from the Gannett Westchester Newspapers, March 11, 1990

MUSIC NOTES
BY FRANCIS BRANCALEONE

Concert society performs with delight

The Concert Society of Putnam and Northern Westchester might well serve as an example for other concert societies in rural areas. Now in its 18th season, it gives four concerts a year, for which it provides various music combinations and a good: chamber orchestra in performances in two locations on consecutive days.

The March 3 concert was a delightful mix of works by Amram, Mozart and Dittersdorf.

The American composer David Amram, who lives in Putnam Valley, was represented by his "Shakespearean Concerto" (1959), drawn from music composed for Joseph Papp's Shakespeare productions in New York City. The second movement is based on "The Wind and the Rain," which Amram wrote for "Twelfth Night." The work is scored for viola, oboe, two French horns and strings. Soloists were Midhat Serbagi (viola), John Hanulik (oboe), Reed Corbo and Lawrence Huntley (French horns).

Amram was present, commented on the composition and remained to meet with the audience at the intermission reception under the auspices of the "Meet the Composer Performance Fund."

The music, like the man, demonstrated intelligence, a quick wit, a ready humor and a pleasant mixture of craft and charm, ready and eager to reach into popular sources for material. Composer Amram is a French horn player and pianist and has worked with jazz greats such as Lionel Hampton and Charles Mingus.

The concerto is readily accessible and was performed with obvious delight by The Concert Society Chamber Orchestra conducted by David Gilbert, who, by the way, also conducts the Greenwich Symphony. The first movement is built on material reminiscent of folk tunes with syncopated rhythms and contrasting Iyrical interludes. The second movement is a tender poetic expression in which the viola is first liven the song theme.

Serbagi, who has been a member of the Metropolitan Opera Orchestra for 23 years, made his viola sing eloquently with a touch of almost breathy tone quality, and the other musicians responded with equal intensity bringing about an interesting and moving dialogue.

Gilbert knows when to become invisible and not interject himself between the musicians and the audience. He did this here to his credit and the music's enhancement. The third movement is an irreverent, puckish, musical thumb-to-thenose statement with jazzlike passages. At one point, the upper string players tap their fingers on their instruments, like so many finger snaps while the beat goes on below. The horn players were excellent as was the oboist Hanulik, who demonstrated what seemed to be unlimited breath.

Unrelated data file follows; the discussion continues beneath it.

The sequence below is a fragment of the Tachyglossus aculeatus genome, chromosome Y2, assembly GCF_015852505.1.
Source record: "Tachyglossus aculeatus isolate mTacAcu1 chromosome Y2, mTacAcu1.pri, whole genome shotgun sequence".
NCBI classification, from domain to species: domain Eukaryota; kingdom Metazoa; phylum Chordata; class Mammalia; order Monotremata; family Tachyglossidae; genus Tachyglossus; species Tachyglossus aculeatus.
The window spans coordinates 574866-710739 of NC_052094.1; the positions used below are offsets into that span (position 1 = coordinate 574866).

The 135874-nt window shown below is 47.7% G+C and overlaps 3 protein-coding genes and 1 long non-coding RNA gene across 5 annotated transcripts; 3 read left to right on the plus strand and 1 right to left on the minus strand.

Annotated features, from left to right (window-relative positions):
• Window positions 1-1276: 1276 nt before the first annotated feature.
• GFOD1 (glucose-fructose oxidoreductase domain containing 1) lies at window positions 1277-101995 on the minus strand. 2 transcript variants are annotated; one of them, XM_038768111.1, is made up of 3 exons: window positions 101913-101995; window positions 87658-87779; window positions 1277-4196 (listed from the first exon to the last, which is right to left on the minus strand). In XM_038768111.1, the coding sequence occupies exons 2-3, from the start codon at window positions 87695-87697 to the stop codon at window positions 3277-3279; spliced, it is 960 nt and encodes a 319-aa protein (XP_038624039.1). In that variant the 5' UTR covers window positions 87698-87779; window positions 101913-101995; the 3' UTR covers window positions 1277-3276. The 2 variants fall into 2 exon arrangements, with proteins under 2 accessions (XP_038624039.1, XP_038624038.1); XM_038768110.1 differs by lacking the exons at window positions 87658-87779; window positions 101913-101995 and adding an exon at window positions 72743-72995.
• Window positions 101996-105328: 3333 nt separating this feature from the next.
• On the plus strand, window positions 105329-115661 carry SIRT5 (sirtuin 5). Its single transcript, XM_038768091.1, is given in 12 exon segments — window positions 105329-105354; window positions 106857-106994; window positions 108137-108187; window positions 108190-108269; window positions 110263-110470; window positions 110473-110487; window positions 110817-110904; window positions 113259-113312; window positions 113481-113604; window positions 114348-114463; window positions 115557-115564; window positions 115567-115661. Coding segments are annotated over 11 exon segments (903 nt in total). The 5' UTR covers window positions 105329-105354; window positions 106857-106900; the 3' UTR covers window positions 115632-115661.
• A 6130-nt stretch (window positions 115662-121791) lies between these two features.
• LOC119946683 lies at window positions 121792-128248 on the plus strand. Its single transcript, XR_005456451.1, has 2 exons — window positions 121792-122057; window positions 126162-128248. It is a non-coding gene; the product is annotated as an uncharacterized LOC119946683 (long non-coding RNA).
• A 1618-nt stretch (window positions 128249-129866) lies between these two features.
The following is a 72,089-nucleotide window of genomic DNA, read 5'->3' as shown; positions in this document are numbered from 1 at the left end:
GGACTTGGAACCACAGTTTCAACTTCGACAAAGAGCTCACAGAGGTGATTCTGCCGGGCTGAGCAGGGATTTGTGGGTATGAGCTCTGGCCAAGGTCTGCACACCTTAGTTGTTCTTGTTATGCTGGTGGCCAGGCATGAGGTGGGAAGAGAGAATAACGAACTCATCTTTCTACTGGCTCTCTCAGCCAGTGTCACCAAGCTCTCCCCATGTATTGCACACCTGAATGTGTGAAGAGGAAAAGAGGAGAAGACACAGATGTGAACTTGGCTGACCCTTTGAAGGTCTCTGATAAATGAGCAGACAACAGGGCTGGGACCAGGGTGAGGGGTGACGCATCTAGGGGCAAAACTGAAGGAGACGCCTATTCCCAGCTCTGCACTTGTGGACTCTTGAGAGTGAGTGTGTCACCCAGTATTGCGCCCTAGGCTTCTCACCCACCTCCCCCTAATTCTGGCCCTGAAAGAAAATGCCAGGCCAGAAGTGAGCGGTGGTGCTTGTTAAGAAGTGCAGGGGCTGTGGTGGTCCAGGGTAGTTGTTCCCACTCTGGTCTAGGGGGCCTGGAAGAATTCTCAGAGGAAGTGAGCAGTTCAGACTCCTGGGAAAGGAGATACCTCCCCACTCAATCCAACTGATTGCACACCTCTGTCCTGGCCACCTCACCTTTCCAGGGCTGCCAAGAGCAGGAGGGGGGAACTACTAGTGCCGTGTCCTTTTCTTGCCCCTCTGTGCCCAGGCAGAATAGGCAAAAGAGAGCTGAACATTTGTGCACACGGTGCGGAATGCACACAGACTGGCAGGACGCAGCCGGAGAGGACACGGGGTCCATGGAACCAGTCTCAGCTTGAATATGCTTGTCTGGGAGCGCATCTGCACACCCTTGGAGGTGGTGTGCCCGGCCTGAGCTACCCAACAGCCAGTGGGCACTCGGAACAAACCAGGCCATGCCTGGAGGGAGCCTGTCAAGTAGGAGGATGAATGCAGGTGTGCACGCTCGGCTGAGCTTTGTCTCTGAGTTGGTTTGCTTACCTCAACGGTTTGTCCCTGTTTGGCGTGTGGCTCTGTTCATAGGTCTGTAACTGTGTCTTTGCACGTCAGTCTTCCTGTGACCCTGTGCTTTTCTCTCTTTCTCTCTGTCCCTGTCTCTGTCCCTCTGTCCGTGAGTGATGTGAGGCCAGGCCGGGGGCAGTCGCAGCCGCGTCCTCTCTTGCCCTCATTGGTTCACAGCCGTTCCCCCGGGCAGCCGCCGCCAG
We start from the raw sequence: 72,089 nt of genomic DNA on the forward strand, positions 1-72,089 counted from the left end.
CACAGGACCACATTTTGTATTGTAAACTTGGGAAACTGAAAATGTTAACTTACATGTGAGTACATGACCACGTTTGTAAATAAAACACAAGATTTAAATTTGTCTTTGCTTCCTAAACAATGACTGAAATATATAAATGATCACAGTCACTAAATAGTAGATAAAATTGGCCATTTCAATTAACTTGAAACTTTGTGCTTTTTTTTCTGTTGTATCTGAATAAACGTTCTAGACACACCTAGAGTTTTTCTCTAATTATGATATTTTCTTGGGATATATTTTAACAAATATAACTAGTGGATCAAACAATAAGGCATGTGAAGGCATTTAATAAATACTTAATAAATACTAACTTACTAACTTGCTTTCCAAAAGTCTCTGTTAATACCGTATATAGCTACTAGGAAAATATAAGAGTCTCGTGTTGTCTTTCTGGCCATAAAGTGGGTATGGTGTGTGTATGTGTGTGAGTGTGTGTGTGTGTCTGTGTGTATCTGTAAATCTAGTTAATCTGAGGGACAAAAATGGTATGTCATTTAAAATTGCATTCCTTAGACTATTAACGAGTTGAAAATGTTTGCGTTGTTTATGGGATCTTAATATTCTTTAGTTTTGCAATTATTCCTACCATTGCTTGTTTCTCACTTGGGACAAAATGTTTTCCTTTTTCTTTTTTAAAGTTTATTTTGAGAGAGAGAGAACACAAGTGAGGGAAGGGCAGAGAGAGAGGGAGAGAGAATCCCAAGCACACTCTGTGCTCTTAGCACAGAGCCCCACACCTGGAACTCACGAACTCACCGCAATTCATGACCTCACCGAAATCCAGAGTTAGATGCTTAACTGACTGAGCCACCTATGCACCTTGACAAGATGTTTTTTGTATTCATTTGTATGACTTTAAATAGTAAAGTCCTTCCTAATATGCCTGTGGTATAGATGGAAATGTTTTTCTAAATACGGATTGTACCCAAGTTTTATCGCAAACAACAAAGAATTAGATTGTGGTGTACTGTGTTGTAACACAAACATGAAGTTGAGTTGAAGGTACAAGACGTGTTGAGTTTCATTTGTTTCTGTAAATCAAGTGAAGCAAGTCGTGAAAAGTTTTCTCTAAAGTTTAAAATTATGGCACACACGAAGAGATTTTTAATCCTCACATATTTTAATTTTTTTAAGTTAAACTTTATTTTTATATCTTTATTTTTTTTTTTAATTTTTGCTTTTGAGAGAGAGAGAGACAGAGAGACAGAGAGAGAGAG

Dittersdorf

The Concerto for Harp and Chamber Orchestra by the Austrian composer Karl Ditters von Dittersdorf (1739-1799) is a transcription of his harpsichord concerto in A major by Karl Hermann Pillney. It is lightweight and in the three-movement design of fast-slow-fast. This piece perhaps more than the others demonstrated just how sympathetic an acoustic environment St. Luke's Church in Somers is for music performance. The harp was clearly audible, its rich tone able to be enjoyed and dynamic shadings clearly heard.

Of course, Barbara Allen's masterful playing made it all happen. This resident of Carmel played effortlessly with none of those awkward hesitations sometimes found in harp performances. Besides fluid arpeggiation, she coaxed a broad range of dynamics and musical inflection from an instrument that does not have a reputation for easy cooperation.

Some Mozart

Concertmistress Dorothy Happel turned soloist and joined Serbagi in a performance of Mozart's Symphonie Concertante in E-Flat major for violin, viola and orchestra, K. 364 (1779). It is really a double concerto which pushes the viola to equal competitive stature with the violin.

This performance was characterized by fine playing by both artists, who presented a contrast (mostly pleasant) in performing styles. Happel is concentrated and ready to pounce and charge into phrases with a bright steely tone, neatly organized motions and true intonation. Serbagi seems relaxed and confident, unflappable, easily gliding into the music with broad gestures, magically appearing on time and in place with a tone that is substantial and rich but never forced. Therefore Mozart's contrast of instrumental timbre was coupled with a contrast of musical personalities and it worked well. The musical interplay of the second movement, a gorgeous duet, came to life in a most interesting way through these contrasts.

Gilbert's fine conducting is economical, . none of those stabbing, spearing motions or excited reapings about which are all too common these days, but straightforward simple direction and graceful shaping never imposing himself needlessly on these fine performers.


Francis Brancaleone is a free-lance writer.


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